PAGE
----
'Bend the knee' reception for Trump embarrassing, says Eastwood
SDLP leader Colum Eastwood has condemned the Government's "bend the knee" reception of President Trump and has expressed solidarity with those opposing his visit.
But the DUP accused politicians joining the protests of being "more comfortable with the politics of the Students Union than in international diplomacy".
The US President begins his visit to the Republic today.
Sinn Fein said he must be made aware that Irish people don't share his opinions.
"President Trump's visit will be marked by protests by many people who reject his views, and rightly so. Sinn Fein will be part of those protests," the party said.
Mr Eastwood welcomed the "strong organised opposition" in London to the President's visit there.
"The embarrassing spectacle of the British Government rushing to bend the knee in deference to Trump's office, divorced from his toxic politics, demeans their position on the international stage," he said.
"The people of Ireland know, better than most, how dangerous the politics of hate and division can be."
But DUP MP Sir Jeffrey Donaldson said: "Not everyone will agree with Donald Trump - that is the nature of democracy, but a state visit is a demonstration of friendly relations between two sovereign states, not a referendum on Donald Trump's election pledges.
"Instead of pulling up the drawbridge and shouting from the sidelines, we should be seeking to build and maintain such diplomatic relations with other countries."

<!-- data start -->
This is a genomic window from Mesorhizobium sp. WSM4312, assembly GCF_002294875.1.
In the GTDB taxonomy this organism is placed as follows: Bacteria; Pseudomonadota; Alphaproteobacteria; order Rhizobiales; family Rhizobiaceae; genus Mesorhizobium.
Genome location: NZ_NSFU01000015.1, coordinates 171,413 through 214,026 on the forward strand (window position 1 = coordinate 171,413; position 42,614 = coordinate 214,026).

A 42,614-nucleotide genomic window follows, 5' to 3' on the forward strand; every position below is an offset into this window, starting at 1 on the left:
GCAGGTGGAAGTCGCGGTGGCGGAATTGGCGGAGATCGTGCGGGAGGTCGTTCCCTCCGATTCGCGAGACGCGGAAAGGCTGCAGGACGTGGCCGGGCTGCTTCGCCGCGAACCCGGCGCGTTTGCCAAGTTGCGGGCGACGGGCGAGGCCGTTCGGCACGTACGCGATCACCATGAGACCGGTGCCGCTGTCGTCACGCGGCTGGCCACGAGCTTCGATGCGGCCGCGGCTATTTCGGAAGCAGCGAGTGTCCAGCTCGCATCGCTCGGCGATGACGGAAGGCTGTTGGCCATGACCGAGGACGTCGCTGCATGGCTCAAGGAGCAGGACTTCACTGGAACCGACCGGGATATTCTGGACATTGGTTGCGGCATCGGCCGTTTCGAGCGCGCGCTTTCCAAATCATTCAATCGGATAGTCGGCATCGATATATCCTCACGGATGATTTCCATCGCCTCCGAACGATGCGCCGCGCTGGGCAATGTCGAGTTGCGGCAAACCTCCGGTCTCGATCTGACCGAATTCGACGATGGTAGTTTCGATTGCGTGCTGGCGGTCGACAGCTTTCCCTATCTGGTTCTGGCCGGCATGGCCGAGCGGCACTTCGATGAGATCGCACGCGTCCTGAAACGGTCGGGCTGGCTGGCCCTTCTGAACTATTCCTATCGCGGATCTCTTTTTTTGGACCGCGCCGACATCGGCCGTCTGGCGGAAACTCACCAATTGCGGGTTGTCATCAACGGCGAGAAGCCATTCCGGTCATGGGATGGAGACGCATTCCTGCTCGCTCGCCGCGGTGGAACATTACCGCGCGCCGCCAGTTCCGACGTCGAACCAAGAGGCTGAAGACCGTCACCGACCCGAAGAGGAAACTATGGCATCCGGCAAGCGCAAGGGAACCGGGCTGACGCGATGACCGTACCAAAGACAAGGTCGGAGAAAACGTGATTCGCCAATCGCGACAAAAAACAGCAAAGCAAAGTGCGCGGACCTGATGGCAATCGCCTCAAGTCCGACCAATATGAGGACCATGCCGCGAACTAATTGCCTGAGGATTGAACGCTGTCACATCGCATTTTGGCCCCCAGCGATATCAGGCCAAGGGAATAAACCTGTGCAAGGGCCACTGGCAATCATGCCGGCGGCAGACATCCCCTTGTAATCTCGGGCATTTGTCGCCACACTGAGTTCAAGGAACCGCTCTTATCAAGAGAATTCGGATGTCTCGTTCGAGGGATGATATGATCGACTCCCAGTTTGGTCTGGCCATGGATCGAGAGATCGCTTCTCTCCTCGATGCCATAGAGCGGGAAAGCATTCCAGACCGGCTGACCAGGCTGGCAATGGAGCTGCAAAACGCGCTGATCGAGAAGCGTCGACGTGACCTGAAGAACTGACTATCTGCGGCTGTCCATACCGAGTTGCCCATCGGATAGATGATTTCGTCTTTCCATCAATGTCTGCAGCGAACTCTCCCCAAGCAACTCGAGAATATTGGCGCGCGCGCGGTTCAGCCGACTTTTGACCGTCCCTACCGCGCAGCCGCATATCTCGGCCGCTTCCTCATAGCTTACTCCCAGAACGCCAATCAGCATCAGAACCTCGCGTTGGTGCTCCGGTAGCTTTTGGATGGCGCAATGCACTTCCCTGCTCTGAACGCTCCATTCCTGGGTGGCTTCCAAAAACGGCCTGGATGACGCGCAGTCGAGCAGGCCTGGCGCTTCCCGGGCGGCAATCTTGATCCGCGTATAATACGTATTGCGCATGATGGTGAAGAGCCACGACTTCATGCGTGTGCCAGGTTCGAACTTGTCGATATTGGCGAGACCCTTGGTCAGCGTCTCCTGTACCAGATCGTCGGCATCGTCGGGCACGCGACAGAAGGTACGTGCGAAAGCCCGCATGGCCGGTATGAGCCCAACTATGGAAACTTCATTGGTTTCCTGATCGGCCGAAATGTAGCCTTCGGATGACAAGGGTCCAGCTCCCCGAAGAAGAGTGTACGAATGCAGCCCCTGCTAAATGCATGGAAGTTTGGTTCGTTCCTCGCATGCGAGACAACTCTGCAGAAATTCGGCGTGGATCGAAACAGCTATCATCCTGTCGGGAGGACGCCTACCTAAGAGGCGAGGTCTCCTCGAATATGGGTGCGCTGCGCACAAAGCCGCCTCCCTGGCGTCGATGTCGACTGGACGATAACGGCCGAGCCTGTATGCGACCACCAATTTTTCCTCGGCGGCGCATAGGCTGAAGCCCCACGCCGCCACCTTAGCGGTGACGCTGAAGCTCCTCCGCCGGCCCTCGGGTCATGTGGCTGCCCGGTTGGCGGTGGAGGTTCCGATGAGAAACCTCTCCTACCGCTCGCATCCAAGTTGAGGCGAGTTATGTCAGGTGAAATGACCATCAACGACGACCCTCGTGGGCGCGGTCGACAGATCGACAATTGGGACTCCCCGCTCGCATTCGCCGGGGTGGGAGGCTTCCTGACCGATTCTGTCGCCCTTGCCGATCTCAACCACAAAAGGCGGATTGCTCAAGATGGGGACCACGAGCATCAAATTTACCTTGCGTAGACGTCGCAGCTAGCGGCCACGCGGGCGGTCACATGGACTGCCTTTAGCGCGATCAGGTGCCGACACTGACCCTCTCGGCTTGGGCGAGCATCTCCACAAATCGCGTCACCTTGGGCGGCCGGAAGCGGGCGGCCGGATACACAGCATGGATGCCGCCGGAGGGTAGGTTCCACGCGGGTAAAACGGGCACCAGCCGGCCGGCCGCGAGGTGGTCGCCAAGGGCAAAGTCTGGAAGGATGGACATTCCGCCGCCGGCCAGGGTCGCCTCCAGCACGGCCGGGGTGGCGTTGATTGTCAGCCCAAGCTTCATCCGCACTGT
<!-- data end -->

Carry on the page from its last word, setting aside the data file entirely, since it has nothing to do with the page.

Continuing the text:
Alliance MLA Stewart Dickson criticised the President for "glorifying sexual harassment, discriminating against women, Muslims, transgender people and immigrants, while separating refugee children from their parents".
He added: "We respect the presidency. When Donald Trump respects it too, we will respect Donald Trump."
TUV leader Jim Allister said he hoped "the President's straight-talking style and can-do attitude rubs off on the British political establishment".
He added: "If that sort of approach had been taken to Brexit for even a fraction of the past two years the UK would be in a much stronger and respected position than at present."
Referring to the 75th anniversary of D-day, Ulster Unionist leader Robin Swann said: "I believe that the office of President of the United States should be respected, not least as we prepare to remember the shared sacrifice of June 1944."
Green leader Clare Bailey also voiced her opposition to Trump's visit.